Besides clarifying some of the gray areas of what is defined as First-Class mail in an effort to move more mail into the First-Class category, the U.S. Postal Service is working to track other content or operational mistakes that might change postal rates.
The USPS has clarified standards governing the content and sealing of double postcards, which are mailed at First-Class rates. The change, effective Feb. 5, makes clear that only the top or bottom of a double postcard, once folded, may be sealed, as opposed to the sides. The ruling said double postcards may not be sealed against inspection and are examined to ensure that the reply half does not include an additional message.
Mailers have been informed that if an additional message appears, they will pay full First-Class postage on both cards, sources told DM News.
Also, California's Bay-Valley District postal workers are watching for Media Mail that is being used improperly, according to a recent USPS Newslink item. Media Mail is a cheaper way to mail books, videotapes, printed music, CDs, DVDs and diskettes.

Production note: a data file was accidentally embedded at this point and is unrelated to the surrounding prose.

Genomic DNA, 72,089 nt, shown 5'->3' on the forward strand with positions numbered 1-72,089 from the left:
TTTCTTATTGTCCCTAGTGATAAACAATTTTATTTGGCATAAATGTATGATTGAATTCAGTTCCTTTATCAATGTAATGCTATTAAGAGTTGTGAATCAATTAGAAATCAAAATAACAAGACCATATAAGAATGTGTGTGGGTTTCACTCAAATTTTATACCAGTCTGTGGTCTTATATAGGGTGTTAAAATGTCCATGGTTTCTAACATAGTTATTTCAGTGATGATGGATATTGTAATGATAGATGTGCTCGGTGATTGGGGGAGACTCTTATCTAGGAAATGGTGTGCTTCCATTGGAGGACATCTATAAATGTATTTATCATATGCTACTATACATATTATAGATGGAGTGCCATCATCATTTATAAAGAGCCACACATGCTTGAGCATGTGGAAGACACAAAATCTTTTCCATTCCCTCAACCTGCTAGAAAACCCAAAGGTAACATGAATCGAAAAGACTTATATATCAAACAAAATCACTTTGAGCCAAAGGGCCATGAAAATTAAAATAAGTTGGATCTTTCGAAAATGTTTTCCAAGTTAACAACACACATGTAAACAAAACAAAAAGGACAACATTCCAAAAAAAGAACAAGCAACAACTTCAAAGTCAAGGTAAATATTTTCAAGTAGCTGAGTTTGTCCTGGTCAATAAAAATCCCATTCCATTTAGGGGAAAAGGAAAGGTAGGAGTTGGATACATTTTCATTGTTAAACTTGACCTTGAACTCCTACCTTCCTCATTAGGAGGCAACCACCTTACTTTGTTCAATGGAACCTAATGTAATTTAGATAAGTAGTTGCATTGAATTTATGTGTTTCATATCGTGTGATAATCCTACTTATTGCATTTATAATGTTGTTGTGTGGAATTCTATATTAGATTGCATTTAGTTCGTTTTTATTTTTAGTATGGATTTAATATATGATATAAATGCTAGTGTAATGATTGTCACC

“Many items sent by Media Mail aren't eligible for that lower rate,” Bay-Valley retail specialist Pauline Bellinger was quoted as saying. “Everyone needs to ask customers what's in their Media Mail if it looks suspicious.”
The Newslink item cited a postal employee in Richmond, CA, who inspected a customer's Media Mail package and found it to be First-Class mail. A supervisor sent the parcel back to the customer with a copy of the Domestic Mail Manual page explaining what qualifies as Media Mail, and the station manager gave the customer flat-rate Priority Mail envelopes. Bay-Valley retail offices have been advised that all Media Mail is subject to inspection, the item said.